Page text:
iness. This is especially significant
in the case of a farm family.
Not only can the family help
the husband and father with his
problems, they can also plan their
own affairs more satisfactorily
when they are acquainted with the
family’s business.
The training young people get in
this way will be of great value to
them when they go our. into the
world, Miss Gordon added.
Discussions of the cost of shelt
er, food, clothing, education, trav
el, taxes, automobiles, and enter
tainment can be made a valuable
part of the children’s education.
Every family should study its
i income and so arrange its mode of
living not to exceed that income.
By working together, the farm
family can often develop projects
which will increase its income.
The family council, in which all
members pool their best judgment,
will lead to sounder decisions on va
rious problems and at the same time
help bind the family together in
love and respect.
If the family has no knowledge
or training in business transactions,
she asked, what would happen if
the husband should die?
Let me do my work from day to
In field or forest, at the desk or
In roaring market-place or tran
quil room; ;
Let me but find it in my heart to
t0 say,
When vagrant wishes beckon me
"This is my work; my blessing,
not my doom;
Of all who live, I am the one by
This work can best be done in the
right way.”
Then shall I see it not too great,
nor small,
To suit my spirit and to prove my
Then shall I cheerful greet the
laboring hours,
And cheerful turn, when the long
shadows fall
At eventide, to play and love and
Because I know for me my work
is best.
—Henry Van Dyke.
Hale and Hearty at 90 |
WORTHVILLE, Ky. . . . All
the discussion about “the most
severe winter we ever had’’,
rather amuses Dr. N. G. Perry
(above), who has just celebrated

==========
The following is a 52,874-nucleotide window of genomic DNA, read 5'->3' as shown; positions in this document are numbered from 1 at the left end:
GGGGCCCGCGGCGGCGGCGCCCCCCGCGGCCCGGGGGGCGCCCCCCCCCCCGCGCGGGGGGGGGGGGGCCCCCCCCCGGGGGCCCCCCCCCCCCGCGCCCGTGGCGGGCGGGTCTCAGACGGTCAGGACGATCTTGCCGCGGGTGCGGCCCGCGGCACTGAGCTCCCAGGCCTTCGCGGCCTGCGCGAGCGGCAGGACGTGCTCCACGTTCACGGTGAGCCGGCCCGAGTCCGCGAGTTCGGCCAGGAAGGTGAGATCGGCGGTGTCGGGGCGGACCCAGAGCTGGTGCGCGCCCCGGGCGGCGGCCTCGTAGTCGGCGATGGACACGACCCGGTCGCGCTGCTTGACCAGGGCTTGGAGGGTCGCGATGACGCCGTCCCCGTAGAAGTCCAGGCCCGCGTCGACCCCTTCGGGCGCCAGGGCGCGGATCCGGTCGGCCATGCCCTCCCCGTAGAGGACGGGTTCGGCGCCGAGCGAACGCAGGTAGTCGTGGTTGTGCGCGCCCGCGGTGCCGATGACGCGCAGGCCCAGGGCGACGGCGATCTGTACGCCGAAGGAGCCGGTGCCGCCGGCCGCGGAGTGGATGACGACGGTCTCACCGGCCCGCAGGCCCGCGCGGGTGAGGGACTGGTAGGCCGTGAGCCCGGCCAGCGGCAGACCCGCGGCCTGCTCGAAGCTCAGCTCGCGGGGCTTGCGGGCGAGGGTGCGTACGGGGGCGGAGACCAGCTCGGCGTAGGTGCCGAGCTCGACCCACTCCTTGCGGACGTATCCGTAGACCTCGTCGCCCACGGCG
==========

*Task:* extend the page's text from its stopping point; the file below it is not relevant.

his 90th birthday. Dr. Perry has
an overcoat which he bought some
forty years ago but has worn the
garment less than a half-dozen
times. Dr. Perry attributes his
good health to regular habits,
plenty of fresh air and exercise.
Farm Questions
Answered At
QUESTION: How can I keep my
cows from eating wild onions?
ANSWER: There is no way ex
cept to keep them off pasture.
However, the objectionable fla
vor and odor of onions can be
eliminated by taking the cows
of the pasture and given dry
feed for at least six hours before
milking. Be sure that no high
ly flavored feed, such as rye and
turnips are fed before milking
as these feeds will also impart an
objectionable flavor. With
these precautions the milk or
cream should be rid of the odor
and flavor of onions or other
feeds and rendered saleable.
QUESTION: What epuipment is
necessary when placing baby
chicks in the brooder?
ANSWER: Drinking fountains
and mash hoppers are the two
main essentials. For each 100
chicks two drinking fountains
of one-half gallon capacity and
one mash hopper five feet long
should be provided. When the
chicks are three weeks old two
mash hoppers five feet long, six
inches wide, and four inches high
are required. These hoppers
should be equipped with a reel
and kept filled at all times with
the growing mash.
QUESTION: Will sweet potatoes
that have been discolored or
brown centers produce good
ANSWER: Yes. This is what is
known as an internal break
down. The center cells become
discolored and cause the pota
toes to have a bitter, unwhole
some taste. However, the dis
ease is not caused by an organism
and therefore there is no germ
present that can be transmitted
to the plant and the potatoes will
produce good plants. Eearly
transplanting on light sandy soils
and the use of potash fertiliza
tion will, in some cases, correct
the trouble. Avoid the use of
fertilizers carrying excess nitro
Brief News'Items
A number of Franklin County
farmers will start definite crop ro
tation systems this season by first
combining several small fields into
larger ones.
A vigorous hog vaccination cam
paign has been conducted in Bertie
County to overcome outbreaks of
hog cholera.
On March 9, 1,443 farmers of 17
eastern Carolina counties had offi